A growing coalition for decriminalization of sexual orientation and gender identity
December 17, 2010
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UN Faith Coalition Urges Protections for Sexual Orientation And Gender Identity
Forty national faith leaders and organizations in support of lesbian, gay, bisexual and transgender (LGBT) people were convened on December 13 by the Faith Coalition for LGBT Human Rights. The group, meeting across the street from the United Nations at the Church Center for the UN, spoke out strongly against the action of a committee in the UN that removed gay people from a list of groups protected from violent targeting and extrajudicial killing. The Coalition expressed strong support for Susan Rice, the U.S. Ambassador of the United States to the United Nations, who is expected to propose reinstatement of sexual orientation to the UN resolution on December 20.
The essence of the Resolution is reflected in the following comments by leaders in the Coalition. The full document can be read on our blog.
Bruce Knotts, Executive Director of the Unitarian Universalist UN Office, said, "Thousands of supporters have been called on to contact US State Department officials and the UN to urge the reinstatement of sexual orientation as a protected class. In addition to this protection, the UN and all countries can add protection for everyone by adopting the Yogyakarta Principles which say, ‘All human beings are born free and equal in dignity and rights. Sexual orientation and gender identity are integral to every person’s dignity and humanity and must not be the basis for discrimination or abuse.’"
Bishop Christopher Senyonjo, retired bishop from Uganda, said, "As a straight ally to LGBT people, I see how countries in Eastern Africa are increasingly persecuting people because of who they are and who they love, in part, because Evangelicals from the USA come to Uganda and preach against LGBT people. This divides families, communities and countries. The UN removal of sexual orientation from a list of protected groups is one more symptom of a deeply disturbing trend."
Dr. Cindi Love, Executive Director of Soulforce, said, "Imprisoning or executing people for sexual orientation or gender identity does not just violate human rights, it undermines trust, social cohesion, economic development and public health. Trust is vital for cooperation among nations, communities, families and co-workers. We call on the UN to rebuild this trust by protecting all people who are subject to persecution by unjust laws and mob actions."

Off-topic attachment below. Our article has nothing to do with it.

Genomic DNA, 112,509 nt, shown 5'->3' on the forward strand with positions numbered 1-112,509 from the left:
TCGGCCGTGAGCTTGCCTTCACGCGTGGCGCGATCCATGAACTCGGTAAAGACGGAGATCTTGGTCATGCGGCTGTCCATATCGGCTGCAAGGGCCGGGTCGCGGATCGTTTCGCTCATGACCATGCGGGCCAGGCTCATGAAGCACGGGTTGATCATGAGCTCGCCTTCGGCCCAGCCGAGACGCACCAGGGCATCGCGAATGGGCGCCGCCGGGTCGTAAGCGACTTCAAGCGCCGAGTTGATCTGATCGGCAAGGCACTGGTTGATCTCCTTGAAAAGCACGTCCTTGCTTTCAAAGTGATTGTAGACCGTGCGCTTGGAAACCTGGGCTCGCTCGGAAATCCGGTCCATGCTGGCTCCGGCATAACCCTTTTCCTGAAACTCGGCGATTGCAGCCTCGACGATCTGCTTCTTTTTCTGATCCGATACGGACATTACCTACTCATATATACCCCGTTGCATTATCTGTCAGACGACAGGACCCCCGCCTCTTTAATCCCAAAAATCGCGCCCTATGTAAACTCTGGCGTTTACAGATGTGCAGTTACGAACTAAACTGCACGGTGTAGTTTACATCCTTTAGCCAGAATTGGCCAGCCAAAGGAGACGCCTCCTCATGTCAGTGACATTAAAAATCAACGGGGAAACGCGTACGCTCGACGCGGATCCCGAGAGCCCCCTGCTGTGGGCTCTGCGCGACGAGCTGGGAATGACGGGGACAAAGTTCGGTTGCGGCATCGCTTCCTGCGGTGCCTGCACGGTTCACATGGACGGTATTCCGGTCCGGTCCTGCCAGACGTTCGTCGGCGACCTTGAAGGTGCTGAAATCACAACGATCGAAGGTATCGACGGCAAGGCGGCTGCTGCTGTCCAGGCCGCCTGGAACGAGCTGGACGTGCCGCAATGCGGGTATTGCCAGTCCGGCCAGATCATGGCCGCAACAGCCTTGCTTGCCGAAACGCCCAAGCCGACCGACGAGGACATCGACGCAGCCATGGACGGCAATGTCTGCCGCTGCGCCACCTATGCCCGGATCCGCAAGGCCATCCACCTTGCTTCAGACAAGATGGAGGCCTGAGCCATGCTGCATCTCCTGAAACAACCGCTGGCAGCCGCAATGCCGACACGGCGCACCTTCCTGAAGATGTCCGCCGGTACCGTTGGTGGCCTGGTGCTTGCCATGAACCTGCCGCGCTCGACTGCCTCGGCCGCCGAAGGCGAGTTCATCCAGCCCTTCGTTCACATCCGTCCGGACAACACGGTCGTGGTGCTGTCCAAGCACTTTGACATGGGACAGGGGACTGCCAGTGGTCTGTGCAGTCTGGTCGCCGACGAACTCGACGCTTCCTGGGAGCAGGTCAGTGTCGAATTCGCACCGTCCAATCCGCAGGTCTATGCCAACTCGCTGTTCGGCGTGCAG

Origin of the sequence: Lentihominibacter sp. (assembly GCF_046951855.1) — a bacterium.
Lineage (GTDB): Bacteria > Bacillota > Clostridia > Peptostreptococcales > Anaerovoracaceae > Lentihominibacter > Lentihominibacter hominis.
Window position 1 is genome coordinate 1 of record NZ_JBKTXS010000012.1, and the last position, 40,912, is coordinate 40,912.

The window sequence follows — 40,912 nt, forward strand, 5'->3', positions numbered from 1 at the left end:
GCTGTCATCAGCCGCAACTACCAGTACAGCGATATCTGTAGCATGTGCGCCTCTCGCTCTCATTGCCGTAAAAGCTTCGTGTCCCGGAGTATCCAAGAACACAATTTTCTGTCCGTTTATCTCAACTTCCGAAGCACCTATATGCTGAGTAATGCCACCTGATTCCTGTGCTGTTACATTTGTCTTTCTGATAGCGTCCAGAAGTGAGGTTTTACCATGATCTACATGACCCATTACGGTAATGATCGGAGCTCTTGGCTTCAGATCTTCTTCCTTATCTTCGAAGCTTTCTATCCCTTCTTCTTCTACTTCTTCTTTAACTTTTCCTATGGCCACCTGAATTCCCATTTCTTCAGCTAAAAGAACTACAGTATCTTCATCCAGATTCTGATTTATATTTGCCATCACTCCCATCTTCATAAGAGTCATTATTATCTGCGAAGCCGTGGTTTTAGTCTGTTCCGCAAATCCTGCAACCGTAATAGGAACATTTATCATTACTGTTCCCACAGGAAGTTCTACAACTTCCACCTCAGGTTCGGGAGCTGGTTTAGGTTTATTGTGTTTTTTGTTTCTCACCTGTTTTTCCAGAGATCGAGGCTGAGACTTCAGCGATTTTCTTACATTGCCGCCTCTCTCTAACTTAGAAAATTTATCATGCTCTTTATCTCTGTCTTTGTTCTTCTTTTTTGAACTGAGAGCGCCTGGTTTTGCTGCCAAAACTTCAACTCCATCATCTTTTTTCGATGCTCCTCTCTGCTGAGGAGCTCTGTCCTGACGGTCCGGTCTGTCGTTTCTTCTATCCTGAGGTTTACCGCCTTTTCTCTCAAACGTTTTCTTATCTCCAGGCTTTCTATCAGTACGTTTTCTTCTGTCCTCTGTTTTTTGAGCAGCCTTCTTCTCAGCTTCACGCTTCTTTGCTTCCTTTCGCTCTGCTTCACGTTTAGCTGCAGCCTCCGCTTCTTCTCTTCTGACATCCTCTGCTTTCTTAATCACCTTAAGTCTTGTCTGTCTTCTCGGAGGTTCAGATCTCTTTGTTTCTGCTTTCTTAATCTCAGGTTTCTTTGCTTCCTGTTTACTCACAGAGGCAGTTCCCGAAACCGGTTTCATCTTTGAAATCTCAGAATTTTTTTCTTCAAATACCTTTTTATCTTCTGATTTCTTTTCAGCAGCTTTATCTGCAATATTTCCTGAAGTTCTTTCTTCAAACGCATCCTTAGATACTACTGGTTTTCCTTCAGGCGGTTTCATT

Frank Mugisha, head of SMUG (Sexual Minorities of Uganda) said, "The international community must not ignore the warning signs of persecution and genocide. LGBT people are fleeing from their homes in fear for the lives. Any law that calls for imprisonment or execution based on sexual orientation or gender identity creates a climate ripe for vigilantes. People of good will must speak out."
Pat Bumgardner, head of the Metropolitan Community Church’s International Committee, said, "All faith traditions support human rights but many faith leaders get cold feet when it comes to LGBT human rights. It is time for faith leaders to step up and support human rights for all people.
Pastor Joseph Tolton, of The Fellowship, said, African American people of faith understand that LGBT people have always been part of our faith communities. As part of the African Diaspora, we are saying out loud, that when any of us are targeted, we are all at risk.
Episcopal Canon Albert Ogle, head of St. Paul’s Foundation, said, "When I was in Uganda this year, I saw the needs for pastoral ministry such as Bishop Senyonjo is offering. Today, we call on all faith leaders to know that much rests on their shoulders. They need to follow their conscience to take actions to protect LGBT people both in the US and across the globe."
The UN Faith Coalition for LGBT Human Rights is a coalition of the Unitarian Universalist UN Office, Metropolitan Community Church, National Black Justice Coalition, The Fellowship, Union Theological Seminary and St. Paul’s Foundation for Reconciliation.